I’ve had a thing about markets since I crawled out of bed at 3am on a crisp Perth morning and headed to the city’s main produce market as part of a year 11 economics excursion. That lesson was about supply and demand. But I loved seeing the buying and selling, the energy, the sheer quantities of produce that arrived and the huge variety on offer. And that it all took place in the soft light of dawn and early morning.
So markets are always high on my to do list when I visit new places, especially the produce markets. In Siem Reap, local markets can be found every few kilometres, tucked away in side streets, down winding lanes, behind stately buildings or on the side of busy roads. And they are the heart and soul of the community. This is where most people do their shopping. And Psar Leu (psar means market in Khmer), located on Road six, a few kilometres east of town, is the biggest of them all.
Of course, the local markets in Asia are not nearly as sterile, shall we say, as the produce market in Perth. As you pick your way between the dust or the muddy potholes – depending on the weather – you have to watch out for motorbikes and bicycles, and stall vendors pushing small carts – even in the narrowest and most crowded lanes. This woman is selling some kind of fuel for cooking fires.
We try and buy our fruit and vegetables from this market and haggle over prices – I’ve been shown the stalls with the best prices. It can be hectic and full on and I never leave with everything I need. But on this trip I went to take photos and observe and I took Paireak, one of our local tuk tuk drivers with me to explain and interpret. And there is so much going on.
Women sit cross-legged on tables, big cleavers in each hand, flying at speed as they chop chunks of meat into mince. Others sit on small tables, stools or mats behind their wares, chopping, peeling or organising their produce. Or sometimes just sleeping.
The crowded space is lined on either side with stall sellers of all sorts. Fruit and vegetables are laid out in woven baskets creating a rainbow of colour. Pumpkins, bananas, limes, rambutans, onions, chillis, sweet potato, garlic, bananas, pineapples, green oranges and green mangoes are next to stalls of fresh meat and chickens, spices or a hardware stall selling brooms and buckets and pots.
Weaving through the muddy lanes where the recent rain is mixing with blood and entrails and who-knows-what else, it is hard to take in all the colour, sounds and action – it is so busy – and this is after the early morning chaos.
Every time I go to Psar Leu I see something different. This time it was frogs. Paireak pointed them out in baskets in among the fish and meat sellers. At first glance they looked like all the other meat stacked ready for sale. And then one moved. They were all white and fleshy. They’d been skinned. ALIVE! Oh my God, I wanted to throw up. They were clambering about the bloody tray. I could see the heart beat of one poor creature.
For the love of Buddha, I just don’t understand this kind of thing. And the longer I live in a Buddhist country, among Buddhist people, the more I think the Western conception of Buddhism is somewhat altruistic. In all the Buddhist countries we’ve visited we’ve not yet met a vegetarian among them. Apparently it is a different kind of Buddhism.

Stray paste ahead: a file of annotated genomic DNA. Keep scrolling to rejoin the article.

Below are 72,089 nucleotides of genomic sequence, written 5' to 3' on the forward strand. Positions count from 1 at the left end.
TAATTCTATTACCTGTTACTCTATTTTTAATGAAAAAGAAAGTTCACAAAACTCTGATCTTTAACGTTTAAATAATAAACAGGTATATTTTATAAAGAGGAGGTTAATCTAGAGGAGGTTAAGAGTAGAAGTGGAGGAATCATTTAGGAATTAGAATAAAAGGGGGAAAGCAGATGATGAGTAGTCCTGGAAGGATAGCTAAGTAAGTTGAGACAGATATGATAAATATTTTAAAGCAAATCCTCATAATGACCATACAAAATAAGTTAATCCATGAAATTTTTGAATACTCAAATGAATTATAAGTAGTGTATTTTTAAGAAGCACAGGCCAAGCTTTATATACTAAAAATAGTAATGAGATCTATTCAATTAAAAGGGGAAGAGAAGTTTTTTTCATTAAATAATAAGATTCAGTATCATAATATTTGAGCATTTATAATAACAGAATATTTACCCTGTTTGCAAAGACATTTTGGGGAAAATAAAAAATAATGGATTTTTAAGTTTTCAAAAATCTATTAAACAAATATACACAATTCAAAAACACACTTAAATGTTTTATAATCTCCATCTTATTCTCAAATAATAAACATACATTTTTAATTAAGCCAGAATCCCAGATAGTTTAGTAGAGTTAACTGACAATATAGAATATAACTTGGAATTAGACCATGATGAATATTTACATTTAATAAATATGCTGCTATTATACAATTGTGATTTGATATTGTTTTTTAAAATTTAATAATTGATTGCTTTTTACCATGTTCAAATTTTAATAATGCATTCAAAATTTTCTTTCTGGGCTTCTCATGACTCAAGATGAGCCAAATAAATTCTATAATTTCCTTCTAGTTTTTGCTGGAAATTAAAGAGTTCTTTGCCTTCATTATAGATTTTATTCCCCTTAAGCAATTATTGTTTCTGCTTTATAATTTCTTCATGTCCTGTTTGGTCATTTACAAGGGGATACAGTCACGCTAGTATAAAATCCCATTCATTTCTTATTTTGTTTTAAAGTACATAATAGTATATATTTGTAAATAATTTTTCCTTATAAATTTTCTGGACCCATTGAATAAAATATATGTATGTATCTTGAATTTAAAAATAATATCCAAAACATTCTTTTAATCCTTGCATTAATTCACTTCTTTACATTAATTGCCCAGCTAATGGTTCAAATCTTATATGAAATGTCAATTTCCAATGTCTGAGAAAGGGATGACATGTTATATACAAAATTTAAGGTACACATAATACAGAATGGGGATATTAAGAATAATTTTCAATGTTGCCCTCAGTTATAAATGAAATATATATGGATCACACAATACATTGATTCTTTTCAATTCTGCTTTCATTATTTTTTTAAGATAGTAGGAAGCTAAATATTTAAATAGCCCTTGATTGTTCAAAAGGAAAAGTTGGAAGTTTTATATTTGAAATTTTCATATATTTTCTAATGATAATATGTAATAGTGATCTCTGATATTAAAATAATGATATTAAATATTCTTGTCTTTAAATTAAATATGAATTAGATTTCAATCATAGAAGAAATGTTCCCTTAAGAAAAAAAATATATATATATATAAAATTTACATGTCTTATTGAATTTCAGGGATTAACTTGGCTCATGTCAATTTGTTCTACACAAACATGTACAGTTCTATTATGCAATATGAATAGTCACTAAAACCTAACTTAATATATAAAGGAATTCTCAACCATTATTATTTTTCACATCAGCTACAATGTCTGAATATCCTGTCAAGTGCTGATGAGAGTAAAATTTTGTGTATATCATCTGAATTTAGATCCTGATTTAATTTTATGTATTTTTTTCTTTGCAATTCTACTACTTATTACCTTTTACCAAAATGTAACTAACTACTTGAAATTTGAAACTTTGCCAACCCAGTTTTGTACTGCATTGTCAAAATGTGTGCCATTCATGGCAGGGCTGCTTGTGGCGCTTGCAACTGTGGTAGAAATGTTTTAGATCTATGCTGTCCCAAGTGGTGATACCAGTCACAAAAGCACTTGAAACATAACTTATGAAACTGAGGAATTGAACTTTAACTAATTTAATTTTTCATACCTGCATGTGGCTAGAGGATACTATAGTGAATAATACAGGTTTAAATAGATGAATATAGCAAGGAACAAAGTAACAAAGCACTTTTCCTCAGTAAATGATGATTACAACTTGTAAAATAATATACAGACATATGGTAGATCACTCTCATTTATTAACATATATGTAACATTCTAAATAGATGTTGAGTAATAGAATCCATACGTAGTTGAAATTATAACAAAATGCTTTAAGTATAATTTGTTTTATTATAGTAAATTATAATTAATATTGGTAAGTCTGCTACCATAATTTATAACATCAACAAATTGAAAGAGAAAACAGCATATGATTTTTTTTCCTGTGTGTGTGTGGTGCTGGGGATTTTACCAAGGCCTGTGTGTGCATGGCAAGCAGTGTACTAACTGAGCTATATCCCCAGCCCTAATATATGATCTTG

Paireak, looked at me in bemusement as I expressed my shock and horror at the poor skinned frogs flailing and flapping about. He just didn’t seem to get that it was an issue. I’ve since asked a Khmer chef about this and a Khmer friend and they were both shocked that the frog’s heads and feet hadn’t been chopped off and claimed to have not seen this before.
A bit further along a young woman is selling banana sticky rice. This delicious treat consists of grilled bananas wrapped in sticky rice, cooked in coconut milk. The whole lot is wrapped in banana leaf and grilled over hot coals. A must try if you find yourself in this part of the world.
Nearby, fish flap about in tiny puddles of water, some even leaping out of the tubs. A few stalls down other fish are being scaled and chopped. Whole, plucked chooks with yellow feet are laid out side-by-side on tables and pigs heads and trotters hang from hooks in between big slabs of meat. Things are very real at the local markets.
In another section women squat or sit on mats, live chickens tied at the feet plopped in front of them, baking in the heat and dust. Animal rights have not reached this part of the world.
Across the road a mechanical workshop for motorbikes is set up, it’s dark and dingy interior crammed with parts and bits and a small work bench is set up out the front.
On the outskirts of the market a shop sells oil and parts.
Inside and under cover the claustrophobic aisles are lined with everything from clothes to tailors, jewellery and crockery, hair products, cleaning products and just about anything you will need for the home or garden.
I’ve lost track of the number of times I’ve visited this market and I still haven’t seen everything. This is a market for the locals – you don’t see so many tourists, although a few stop by for a look. On a stinking hot day it can be unbearably uncomfortable, especially when the dust and grime gets under your skin and into your pores and the ripe aromas of meat and fish waft through on the vaguest of breezes.
Despite this, I highly recommend a trip to Psar Leu. You might not like what you see but you are experiencing the heart and soul of life in this country. It’s as real as it gets.